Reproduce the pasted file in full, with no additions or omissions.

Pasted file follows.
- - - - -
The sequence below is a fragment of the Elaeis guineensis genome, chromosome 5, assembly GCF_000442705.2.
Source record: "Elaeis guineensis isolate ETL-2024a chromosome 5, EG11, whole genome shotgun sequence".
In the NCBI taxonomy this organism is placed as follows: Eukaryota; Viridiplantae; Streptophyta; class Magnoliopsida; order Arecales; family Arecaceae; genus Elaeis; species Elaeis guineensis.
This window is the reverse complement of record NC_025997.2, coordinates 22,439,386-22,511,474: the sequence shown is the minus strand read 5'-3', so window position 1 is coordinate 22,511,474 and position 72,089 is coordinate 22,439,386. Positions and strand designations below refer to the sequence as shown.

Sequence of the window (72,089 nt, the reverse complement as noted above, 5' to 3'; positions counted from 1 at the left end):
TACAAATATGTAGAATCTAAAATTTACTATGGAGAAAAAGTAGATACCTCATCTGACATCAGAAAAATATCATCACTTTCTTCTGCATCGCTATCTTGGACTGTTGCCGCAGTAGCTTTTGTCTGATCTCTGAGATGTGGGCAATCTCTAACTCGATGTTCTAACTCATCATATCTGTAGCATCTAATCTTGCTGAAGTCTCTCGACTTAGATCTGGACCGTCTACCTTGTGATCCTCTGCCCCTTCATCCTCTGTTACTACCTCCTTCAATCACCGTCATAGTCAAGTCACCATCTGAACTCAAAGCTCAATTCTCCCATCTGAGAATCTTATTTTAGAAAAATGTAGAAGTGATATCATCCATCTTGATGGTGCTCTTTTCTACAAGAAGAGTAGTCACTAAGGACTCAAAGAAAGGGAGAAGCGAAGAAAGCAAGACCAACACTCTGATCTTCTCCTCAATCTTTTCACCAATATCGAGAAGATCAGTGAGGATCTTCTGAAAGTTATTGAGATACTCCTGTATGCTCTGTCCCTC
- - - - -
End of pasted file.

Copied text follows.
The sequence below is a fragment of the Elaeis guineensis genome, chromosome 5, assembly GCF_000442705.2.
Source record: "Elaeis guineensis isolate ETL-2024a chromosome 5, EG11, whole genome shotgun sequence".
In the NCBI taxonomy this organism is placed as follows: Eukaryota; Viridiplantae; Streptophyta; class Magnoliopsida; order Arecales; family Arecaceae; genus Elaeis; species Elaeis guineensis.
This window is the reverse complement of record NC_025997.2, coordinates 22,439,386-22,511,474: the sequence shown is the minus strand read 5'-3', so window position 1 is coordinate 22,511,474 and position 72,089 is coordinate 22,439,386. Positions and strand designations below refer to the sequence as shown.

Sequence of the window (72,089 nt, the reverse complement as noted above, 5' to 3'; positions counted from 1 at the left end):
TACAAATATGTAGAATCTAAAATTTACTATGGAGAAAAAGTAGATACCTCATCTGACATCAGAAAAATATCATCACTTTCTTCTGCATCGCTATCTTGGACTGTTGCCGCAGTAGCTTTTGTCTGATCTCTGAGATGTGGGCAATCTCTAACTCGATGTTCTAACTCATCATATCTGTAGCATCTAATCTTGCTGAAGTCTCTCGACTTAGATCTGGACCGTCTACCTTGTGATCCTCTGCCCCTTCATCCTCTGTTACTACCTCCTTCAATCACCGTCATAGTCAAGTCACCATCTGAACTCAAAGCTCAATTCTCCCATCTGAGAATCTTATTTTAGAAAAATGTAGAAGTGATATCATCCATCTTGATGGTGCTCTTTTCTACAAGAAGAGTAGTCACTAAGGACTCAAAGAAAGGGAGAAGCGAAGAAAGCAAGACCAACACTCTGATCTTCTCCTCAATCTTTTCACCAATATCGAGAAGATCAGTGAGGATCTTCTGAAAGTTATTGAGATACTCCTGTATGCTCTGTCCCTC